Perhaps contemporary men’s book clubs are less common simply because men read less.
Surveys in the U.S., Canada and Britain consistently find that women read more books than men, especially fiction. In fact, men account for only 20 percent of the fiction market. Oprah’s Book Club and her largely female following have likely reinforced this trend.
It’s possible that reading groups hold a special interest for women as sites for sorting out the social construction of female identity.
According to Elizabeth Long, author of “Book Clubs: Women and the Uses of Reading in Everyday Life,” women, more often than men, deal with conflicting cultural expectations about their roles, duties, and identity.
Conceivably, contemporary women have a stronger inclination to join in collective reflection and dialogue between books and lives because these activities facilitate the negotiation of identity and its complexities.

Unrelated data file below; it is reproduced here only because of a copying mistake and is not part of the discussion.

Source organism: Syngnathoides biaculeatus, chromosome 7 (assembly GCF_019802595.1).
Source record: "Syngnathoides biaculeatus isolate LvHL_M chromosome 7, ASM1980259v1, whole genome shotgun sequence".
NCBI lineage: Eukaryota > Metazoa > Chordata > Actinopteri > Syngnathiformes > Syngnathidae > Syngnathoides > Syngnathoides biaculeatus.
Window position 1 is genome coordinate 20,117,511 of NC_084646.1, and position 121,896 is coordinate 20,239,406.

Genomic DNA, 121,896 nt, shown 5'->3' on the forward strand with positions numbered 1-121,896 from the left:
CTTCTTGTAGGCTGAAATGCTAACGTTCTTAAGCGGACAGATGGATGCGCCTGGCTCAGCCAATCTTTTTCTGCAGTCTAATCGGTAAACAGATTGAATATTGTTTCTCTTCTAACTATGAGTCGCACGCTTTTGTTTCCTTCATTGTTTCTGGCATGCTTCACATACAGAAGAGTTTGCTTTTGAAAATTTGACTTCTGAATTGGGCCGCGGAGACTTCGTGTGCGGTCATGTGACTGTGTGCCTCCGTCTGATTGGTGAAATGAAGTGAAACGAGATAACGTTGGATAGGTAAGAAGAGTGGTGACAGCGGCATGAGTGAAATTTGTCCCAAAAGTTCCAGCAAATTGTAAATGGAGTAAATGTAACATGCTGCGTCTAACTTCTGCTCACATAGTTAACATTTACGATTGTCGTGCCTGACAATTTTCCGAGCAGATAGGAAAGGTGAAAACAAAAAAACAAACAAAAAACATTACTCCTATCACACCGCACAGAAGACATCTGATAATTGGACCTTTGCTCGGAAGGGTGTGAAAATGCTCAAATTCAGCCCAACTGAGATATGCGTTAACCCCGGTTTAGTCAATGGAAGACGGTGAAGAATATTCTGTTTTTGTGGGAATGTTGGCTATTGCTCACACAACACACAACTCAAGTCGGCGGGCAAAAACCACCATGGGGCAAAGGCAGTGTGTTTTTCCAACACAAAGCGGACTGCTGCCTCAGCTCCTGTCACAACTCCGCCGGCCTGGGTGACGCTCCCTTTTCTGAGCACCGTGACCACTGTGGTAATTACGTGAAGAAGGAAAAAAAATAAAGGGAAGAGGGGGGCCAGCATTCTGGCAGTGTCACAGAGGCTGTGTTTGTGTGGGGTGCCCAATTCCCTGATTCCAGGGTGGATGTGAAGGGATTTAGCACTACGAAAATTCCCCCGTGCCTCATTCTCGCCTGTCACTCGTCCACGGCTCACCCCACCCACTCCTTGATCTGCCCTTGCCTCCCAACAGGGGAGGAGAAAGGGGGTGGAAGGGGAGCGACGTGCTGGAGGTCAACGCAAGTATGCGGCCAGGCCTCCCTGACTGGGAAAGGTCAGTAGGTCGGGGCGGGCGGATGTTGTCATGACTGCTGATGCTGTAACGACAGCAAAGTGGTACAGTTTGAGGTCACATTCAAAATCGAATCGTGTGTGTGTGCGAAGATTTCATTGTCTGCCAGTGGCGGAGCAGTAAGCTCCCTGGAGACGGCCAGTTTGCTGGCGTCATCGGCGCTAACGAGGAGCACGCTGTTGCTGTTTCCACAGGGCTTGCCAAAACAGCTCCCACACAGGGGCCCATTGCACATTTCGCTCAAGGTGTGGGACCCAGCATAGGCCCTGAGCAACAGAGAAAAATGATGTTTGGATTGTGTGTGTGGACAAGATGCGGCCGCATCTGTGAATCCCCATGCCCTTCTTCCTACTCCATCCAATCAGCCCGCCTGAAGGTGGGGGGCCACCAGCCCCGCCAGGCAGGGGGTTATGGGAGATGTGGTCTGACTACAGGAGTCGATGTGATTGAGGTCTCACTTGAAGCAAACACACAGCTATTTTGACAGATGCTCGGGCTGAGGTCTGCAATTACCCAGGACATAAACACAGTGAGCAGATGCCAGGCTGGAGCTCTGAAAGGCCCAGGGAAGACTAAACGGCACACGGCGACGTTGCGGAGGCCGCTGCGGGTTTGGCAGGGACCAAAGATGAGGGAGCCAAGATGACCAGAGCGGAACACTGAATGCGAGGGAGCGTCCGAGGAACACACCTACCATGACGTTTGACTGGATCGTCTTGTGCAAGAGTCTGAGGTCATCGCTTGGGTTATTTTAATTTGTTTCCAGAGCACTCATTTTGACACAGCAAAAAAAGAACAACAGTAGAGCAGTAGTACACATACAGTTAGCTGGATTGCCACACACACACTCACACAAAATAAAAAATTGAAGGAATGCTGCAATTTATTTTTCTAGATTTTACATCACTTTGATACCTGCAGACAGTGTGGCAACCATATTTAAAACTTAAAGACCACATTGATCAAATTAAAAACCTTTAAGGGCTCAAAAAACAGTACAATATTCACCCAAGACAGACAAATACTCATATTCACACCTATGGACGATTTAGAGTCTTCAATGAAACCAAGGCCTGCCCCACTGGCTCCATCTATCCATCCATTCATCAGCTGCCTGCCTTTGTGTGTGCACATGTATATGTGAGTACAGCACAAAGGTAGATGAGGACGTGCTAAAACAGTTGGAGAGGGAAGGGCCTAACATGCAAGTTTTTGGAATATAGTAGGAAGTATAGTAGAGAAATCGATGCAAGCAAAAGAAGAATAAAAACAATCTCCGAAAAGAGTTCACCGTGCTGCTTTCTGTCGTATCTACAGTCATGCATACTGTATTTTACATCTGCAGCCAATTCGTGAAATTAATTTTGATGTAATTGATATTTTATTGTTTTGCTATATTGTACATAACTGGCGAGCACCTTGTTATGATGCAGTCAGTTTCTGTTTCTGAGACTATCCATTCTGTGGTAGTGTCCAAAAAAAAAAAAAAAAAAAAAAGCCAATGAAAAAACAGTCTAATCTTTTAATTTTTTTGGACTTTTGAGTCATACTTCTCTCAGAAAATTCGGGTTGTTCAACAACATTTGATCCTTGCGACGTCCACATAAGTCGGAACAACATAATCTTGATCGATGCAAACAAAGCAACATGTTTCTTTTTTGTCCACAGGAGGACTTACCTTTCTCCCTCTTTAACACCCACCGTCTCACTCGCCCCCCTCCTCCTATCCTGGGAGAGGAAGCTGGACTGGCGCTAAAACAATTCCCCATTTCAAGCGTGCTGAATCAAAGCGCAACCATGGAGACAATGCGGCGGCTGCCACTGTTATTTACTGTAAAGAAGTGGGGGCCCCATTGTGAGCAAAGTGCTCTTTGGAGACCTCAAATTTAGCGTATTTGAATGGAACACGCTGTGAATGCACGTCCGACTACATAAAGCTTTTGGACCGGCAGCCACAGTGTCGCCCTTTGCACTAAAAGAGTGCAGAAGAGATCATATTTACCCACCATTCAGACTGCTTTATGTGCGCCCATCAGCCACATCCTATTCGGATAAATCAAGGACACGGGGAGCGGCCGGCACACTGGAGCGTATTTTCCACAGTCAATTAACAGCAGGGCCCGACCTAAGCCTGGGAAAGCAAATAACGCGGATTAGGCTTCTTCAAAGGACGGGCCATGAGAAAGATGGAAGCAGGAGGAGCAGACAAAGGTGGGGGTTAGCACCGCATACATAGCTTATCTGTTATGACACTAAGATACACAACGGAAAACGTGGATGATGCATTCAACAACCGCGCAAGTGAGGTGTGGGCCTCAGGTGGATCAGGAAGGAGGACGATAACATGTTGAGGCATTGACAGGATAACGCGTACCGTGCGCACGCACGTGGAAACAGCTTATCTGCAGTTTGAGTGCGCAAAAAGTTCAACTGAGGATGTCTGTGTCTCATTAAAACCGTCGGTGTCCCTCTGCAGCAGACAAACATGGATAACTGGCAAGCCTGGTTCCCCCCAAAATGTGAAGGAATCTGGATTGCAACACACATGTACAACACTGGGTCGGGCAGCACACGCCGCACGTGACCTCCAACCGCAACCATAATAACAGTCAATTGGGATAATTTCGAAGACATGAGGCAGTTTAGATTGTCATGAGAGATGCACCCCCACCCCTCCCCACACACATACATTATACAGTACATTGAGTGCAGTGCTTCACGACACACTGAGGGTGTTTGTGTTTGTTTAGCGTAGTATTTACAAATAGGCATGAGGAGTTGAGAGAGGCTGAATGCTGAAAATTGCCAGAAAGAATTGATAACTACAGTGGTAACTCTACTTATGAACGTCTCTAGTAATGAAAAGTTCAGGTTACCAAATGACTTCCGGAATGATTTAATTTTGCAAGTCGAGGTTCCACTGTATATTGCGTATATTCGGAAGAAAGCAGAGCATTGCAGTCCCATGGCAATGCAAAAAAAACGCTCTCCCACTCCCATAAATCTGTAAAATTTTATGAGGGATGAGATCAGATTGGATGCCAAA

I suppose the statistics on men and book clubs puzzle me most because it seems that joining a book group would be equally appealing to both genders.
Both men and women crave the periodic escape from the daily grind of work and family responsibilities that reading and group meetings can provide.
Both men and women seek the intellectual stimulation, cultural exploration, and entertainment that books and debates offer.
And certainly, the support, friendship, and validation found in book groups draws members of both genders.
To boil it down:
Don’t men, as much as their female counterparts, like hanging out with friends, discussing, and eating snacks?
Why have men traditionally socialized and bonded over sports games rather than books?
Men, if you belong to a book club, share your experience with us.
If you have insight as to why men remain a small minority of book clubbers, please, enlighten us!
We’d also be interested to hear recommended reads for men’s book clubs.